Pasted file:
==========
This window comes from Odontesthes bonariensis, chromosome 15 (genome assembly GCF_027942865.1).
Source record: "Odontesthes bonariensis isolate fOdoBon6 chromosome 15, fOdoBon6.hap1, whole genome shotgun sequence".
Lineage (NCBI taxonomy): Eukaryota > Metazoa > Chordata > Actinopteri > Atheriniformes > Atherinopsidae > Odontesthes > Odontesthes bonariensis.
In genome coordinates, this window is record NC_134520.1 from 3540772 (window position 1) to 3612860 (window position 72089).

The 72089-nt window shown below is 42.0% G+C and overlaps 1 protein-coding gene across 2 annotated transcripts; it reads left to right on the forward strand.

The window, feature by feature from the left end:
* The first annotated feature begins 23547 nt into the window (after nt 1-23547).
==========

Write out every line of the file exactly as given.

This window comes from Odontesthes bonariensis, chromosome 15 (genome assembly GCF_027942865.1).
Source record: "Odontesthes bonariensis isolate fOdoBon6 chromosome 15, fOdoBon6.hap1, whole genome shotgun sequence".
Lineage (NCBI taxonomy): Eukaryota > Metazoa > Chordata > Actinopteri > Atheriniformes > Atherinopsidae > Odontesthes > Odontesthes bonariensis.
In genome coordinates, this window is record NC_134520.1 from 3540772 (window position 1) to 3612860 (window position 72089).

The 72089-nt window shown below is 42.0% G+C and overlaps 1 protein-coding gene across 2 annotated transcripts; it reads left to right on the forward strand.

The window, feature by feature from the left end:
* The first annotated feature begins 23547 nt into the window (after nt 1-23547).